To diagnose acute MI, transient elevation of biochemical markers based on myocardial necrosis was needed in addition to symptoms or electrocardiographic findings which suggested the existence of myocardial ischemia [26]. Stroke was defined as confirmation of abnormal findings by computed tomography, magnetic resonance imaging, or autopsy and consisted of focal or global neurological deficits. Stroke events were classified according to World Health Organization (WHO) criteria [27]. No cases of asymptomatic lesions detected by brain imaging were included. Only first-ever cardiovascular events during the observational period were counted in the analysis. Information about clinical outcomes was collected through an annual report from each physician. The cause of death conformed to the certificate of death. Adjudication of all clinical outcomes was performed by central committees composed of experts in each complication.

New-onset or progression of microvascular complication was defined as follows: retinopathy was progression from absence of retinopathy to non-proliferative retinopathy or proliferative retinopathy, progression from non-proliferative retinopathy to proliferative retinopathy, or loss of vision caused by retinopathy. Nephropathy was progression from normoalbuminuria to macroalbuminuria, or progression from microalbuminuria to macroalbuminuria, increase in serum creatinine concentration by at least twice the study baseline, or end-stage renal failure. Neuropathy was peripheral nerve disorder independent from spinal canal stenosis or neurological diseases. Severe hypoglycemia is defined as having low blood glucose level that requires assistance from another person to treat. All adverse events were collected by the attending physicians at every patient visit. We assessed the predictive value of clinical risk factors for primary clinical outcomes.

Statistical Analysis

Results are expressed as mean ± standard deviation (SD) or percentage. Differences between baseline data and any observation points were examined for statistical significance using the Student’s t test. Categorical variables were compared using a Chi-square test, and presented as absolute frequencies with percentages. For the primary event incidence, each participant contributed person-time from the observation start date until date of non-fatal MI, non-fatal stroke, and all-cause death, or end of follow-up, whichever occurred first. For mortality, person-time was accumulated until date of death from any cause or end of follow-up. Hazard ratios (HRs) and 95% confidential intervals (CIs) were estimated by Cox proportional hazards modeling. In multivariable-adjusted analyses, we adjusted for age, sex, history of coronary artery disease, hypertension (yes/no), cigarette smoking (never, current), LDL-C, high-density lipoprotein cholesterol (HDL-C), triglycerides, HbA1c, BMI, eGFR, history of retinopathy, or neuropathy, or nephropathy, and hypoglycemia. All analyses were performed using SAS ver. 9.2 (SAS Institute Inc., Cary, NC, USA).


Baseline Clinical Characteristics

We obtained informed consent from 3171 of 3247 patients participating in the SPIRITS-J study. Table 1 shows the baseline clinical characteristics. Of these patients, 492 (15.6%) had a history of coronary artery disease. Approximately 15% of patients suffered from at least one diabetic microvascular complication. More than half of the patients received treatment by statins. Mean duration of follow-up was 42.8 ± 15.8 months. Follow-up data at 3 years were completely collected from 2259 of 3171 participants. In spite of the pharmacological approach being left to the attending physician’s discretion after the 6-month sitaglipition initiation period, not only HbA1c but also BMI, blood pressure, and lipid profiles including LDL-C, non-HDL-C, and HDL-C were well controlled until the end of the follow-up period (Table 2).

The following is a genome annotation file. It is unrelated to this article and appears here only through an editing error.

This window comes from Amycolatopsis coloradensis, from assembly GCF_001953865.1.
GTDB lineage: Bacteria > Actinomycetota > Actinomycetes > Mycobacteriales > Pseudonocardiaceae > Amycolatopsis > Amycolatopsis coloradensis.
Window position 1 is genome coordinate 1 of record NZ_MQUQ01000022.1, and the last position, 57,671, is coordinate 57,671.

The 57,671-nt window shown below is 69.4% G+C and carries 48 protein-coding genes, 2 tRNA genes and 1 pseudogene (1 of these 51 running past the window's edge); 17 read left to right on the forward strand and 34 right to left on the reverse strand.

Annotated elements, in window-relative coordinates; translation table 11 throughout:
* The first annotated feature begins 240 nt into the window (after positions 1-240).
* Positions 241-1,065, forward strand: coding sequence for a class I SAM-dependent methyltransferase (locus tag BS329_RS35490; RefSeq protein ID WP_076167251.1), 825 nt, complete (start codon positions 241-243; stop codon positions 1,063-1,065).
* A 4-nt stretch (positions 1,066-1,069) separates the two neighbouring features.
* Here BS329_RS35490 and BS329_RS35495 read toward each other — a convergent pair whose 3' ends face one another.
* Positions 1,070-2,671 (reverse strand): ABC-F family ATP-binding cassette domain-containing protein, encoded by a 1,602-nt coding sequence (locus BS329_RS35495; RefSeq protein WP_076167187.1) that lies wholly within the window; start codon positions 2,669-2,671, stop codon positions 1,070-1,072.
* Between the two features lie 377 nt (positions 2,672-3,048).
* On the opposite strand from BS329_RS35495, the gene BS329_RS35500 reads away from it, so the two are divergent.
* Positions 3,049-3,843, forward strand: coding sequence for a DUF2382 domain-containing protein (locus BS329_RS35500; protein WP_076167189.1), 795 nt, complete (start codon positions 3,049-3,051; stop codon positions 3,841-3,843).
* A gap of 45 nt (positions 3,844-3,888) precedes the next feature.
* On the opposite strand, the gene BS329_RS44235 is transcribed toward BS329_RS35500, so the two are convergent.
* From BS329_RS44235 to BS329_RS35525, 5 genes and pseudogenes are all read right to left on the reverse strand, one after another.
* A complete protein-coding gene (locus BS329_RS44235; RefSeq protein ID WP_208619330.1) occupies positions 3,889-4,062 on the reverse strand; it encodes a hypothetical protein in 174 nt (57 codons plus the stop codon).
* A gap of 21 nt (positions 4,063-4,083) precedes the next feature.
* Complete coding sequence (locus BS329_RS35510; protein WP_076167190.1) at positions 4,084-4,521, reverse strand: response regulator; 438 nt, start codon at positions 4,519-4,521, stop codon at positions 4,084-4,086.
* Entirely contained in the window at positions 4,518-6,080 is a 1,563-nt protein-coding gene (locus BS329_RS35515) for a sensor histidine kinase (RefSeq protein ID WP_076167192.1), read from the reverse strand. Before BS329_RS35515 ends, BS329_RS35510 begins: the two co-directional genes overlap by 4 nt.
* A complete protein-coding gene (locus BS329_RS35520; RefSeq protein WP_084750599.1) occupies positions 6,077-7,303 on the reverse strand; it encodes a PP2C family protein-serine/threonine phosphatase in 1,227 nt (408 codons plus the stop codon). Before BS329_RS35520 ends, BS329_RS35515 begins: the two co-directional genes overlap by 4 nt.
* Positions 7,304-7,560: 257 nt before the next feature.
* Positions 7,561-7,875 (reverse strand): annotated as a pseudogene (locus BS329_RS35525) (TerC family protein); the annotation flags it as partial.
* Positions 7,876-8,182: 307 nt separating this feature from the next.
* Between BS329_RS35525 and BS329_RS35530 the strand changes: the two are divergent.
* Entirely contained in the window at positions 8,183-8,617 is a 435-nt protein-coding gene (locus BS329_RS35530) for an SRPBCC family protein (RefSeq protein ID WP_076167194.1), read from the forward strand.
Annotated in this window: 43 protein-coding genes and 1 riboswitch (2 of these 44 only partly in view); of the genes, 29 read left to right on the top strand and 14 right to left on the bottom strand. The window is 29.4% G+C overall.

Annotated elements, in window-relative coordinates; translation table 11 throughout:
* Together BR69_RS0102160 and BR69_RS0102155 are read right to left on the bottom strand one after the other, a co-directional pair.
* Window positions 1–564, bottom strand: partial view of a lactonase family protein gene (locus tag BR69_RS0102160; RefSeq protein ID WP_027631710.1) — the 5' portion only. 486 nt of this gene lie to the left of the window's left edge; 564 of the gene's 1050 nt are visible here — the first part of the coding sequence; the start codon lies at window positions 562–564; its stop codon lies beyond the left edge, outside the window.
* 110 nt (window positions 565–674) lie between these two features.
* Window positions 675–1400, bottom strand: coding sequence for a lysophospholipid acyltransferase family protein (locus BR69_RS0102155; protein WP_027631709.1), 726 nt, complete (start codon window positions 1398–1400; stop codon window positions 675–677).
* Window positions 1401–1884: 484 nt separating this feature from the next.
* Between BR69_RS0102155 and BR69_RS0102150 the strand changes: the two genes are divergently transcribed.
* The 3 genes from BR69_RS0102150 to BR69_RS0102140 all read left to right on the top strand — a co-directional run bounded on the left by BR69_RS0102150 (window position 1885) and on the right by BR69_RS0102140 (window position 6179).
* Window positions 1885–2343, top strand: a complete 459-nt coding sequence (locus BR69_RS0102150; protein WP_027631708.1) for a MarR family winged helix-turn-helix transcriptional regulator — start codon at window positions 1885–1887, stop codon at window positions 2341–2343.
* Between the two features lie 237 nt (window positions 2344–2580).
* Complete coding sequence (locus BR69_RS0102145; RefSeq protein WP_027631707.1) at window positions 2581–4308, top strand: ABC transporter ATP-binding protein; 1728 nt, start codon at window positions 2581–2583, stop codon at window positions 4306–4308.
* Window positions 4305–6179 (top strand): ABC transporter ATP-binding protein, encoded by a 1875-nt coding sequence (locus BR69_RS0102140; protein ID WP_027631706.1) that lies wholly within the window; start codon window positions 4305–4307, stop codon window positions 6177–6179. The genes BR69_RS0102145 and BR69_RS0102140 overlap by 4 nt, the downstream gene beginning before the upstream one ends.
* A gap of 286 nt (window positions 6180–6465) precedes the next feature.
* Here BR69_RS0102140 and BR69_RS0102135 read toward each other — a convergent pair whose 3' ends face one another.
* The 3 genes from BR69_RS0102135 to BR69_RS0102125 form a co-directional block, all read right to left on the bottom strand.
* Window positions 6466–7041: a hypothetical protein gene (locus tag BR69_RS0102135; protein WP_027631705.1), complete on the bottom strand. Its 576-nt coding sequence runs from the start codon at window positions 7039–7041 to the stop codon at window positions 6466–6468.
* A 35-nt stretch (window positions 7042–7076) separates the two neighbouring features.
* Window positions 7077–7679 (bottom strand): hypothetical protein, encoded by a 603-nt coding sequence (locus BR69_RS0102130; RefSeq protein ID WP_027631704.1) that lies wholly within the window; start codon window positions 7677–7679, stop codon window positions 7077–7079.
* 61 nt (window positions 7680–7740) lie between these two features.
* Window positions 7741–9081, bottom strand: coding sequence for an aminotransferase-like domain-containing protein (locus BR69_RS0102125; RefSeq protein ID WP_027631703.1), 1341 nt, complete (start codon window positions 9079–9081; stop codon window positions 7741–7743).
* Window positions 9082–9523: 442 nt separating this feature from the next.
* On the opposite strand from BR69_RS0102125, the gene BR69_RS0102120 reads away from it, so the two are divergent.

Table 1 Baseline clinical characteristics
Table 2 Baseline and follow-up clinical characteristics

Clinical Outcomes

During the follow-up period, the total number of primary clinical outcome was 154 (4.9%), which included 12 non-fatal MI (0.38%), 44 non-fatal stroke (1.39%), and 98 all-cause mortality (3.1%) (Table 3). The crude incidence of primary outcome per 1000 person-years was 13.9 (non-fatal MI 1.44, non-fatal stroke 4.22, all cause-mortality 8.79 per 1000 person-years, respectively). A breakdown of all-cause mortality was 21 cases for cardiovascular related sudden death or MI, 3 cases for stroke, 2 cases for hemorrhagic stroke, and 32 cases for cancer (Table 4). New onset of microvascular complications occurred in 6 cases with retinopathy, 1 case with neuropathy, and 9 cases with nephropathy. Hypoglycemic episodes occurred in 82 patients during first 6 months after initiation of sitagliptin [23]. Only 2 patients (2.4%) with sitagliptin monotherapy experienced hypoglycemia, while a higher percentage of patients tended to experience hypoglycemia when combined with sulfonylurea-based therapy or insulin-based therapy (about 75% and 31%, respectively; data not shown). After that, any severe hypoglycemic episode was not reported, although the annual number of hypoglycemic episodes was 2–3% during the follow-up period.

Table 3 Clinical outcomes
Table 4 Cause of death

In univariate analysis, the composite incidence of primary clinical outcome was positively associated with age, male sex, history of coronary artery disease, hypertension, use of alpha-glucosidase inhibitor and insulin, and negatively associated with lower and higher BMI (< 19 kg/m2 and > 25 kg/m2, respectively), HDL-C, eGFR, and use of statins (Table 5). Diabetic microvascular complications such as neuropathy and nephropathy were associated with diabetic macrovascular complications and all-cause mortality, although diabetic retinopathy did not show a significant association. Patients with type 2 diabetes who were taking statins had a significantly lower incidence of primary clinical outcome by approximately 44% (HR 0.56, 95% CI 0.39–0.80, p = 0.002). After stepwise adjustment for various confounders including traditional risk factors, eGFR diabetic microvascular complications, and hypoglycemia, both the history of coronary artery disease and LDL-C were independently associated with incidence of primary clinical outcome (Table 6).

Table 5 Univariate analysis for primary clinical outcome
Table 6 Multivariate analysis for primary clinical outcome